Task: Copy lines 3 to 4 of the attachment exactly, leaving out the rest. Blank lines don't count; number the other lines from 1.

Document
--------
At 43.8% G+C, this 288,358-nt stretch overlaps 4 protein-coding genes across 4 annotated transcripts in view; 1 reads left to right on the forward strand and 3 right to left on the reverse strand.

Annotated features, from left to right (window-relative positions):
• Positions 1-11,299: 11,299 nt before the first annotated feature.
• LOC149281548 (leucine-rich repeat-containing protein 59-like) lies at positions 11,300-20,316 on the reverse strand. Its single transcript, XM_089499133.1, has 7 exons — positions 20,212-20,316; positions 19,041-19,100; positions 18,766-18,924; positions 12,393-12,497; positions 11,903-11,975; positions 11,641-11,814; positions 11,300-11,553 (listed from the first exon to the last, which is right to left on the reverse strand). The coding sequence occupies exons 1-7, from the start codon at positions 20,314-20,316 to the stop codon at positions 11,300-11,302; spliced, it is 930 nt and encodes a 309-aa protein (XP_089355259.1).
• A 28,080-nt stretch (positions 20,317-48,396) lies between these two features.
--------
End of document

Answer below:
• Positions 1-11,299: 11,299 nt before the first annotated feature.
• LOC149281548 (leucine-rich repeat-containing protein 59-like) lies at positions 11,300-20,316 on the reverse strand. Its single transcript, XM_089499133.1, has 7 exons — positions 20,212-20,316; positions 19,041-19,100; positions 18,766-18,924; positions 12,393-12,497; positions 11,903-11,975; positions 11,641-11,814; positions 11,300-11,553 (listed from the first exon to the last, which is right to left on the reverse strand). The coding sequence occupies exons 1-7, from the start codon at positions 20,314-20,316 to the stop codon at positions 11,300-11,302; spliced, it is 930 nt and encodes a 309-aa protein (XP_089355259.1).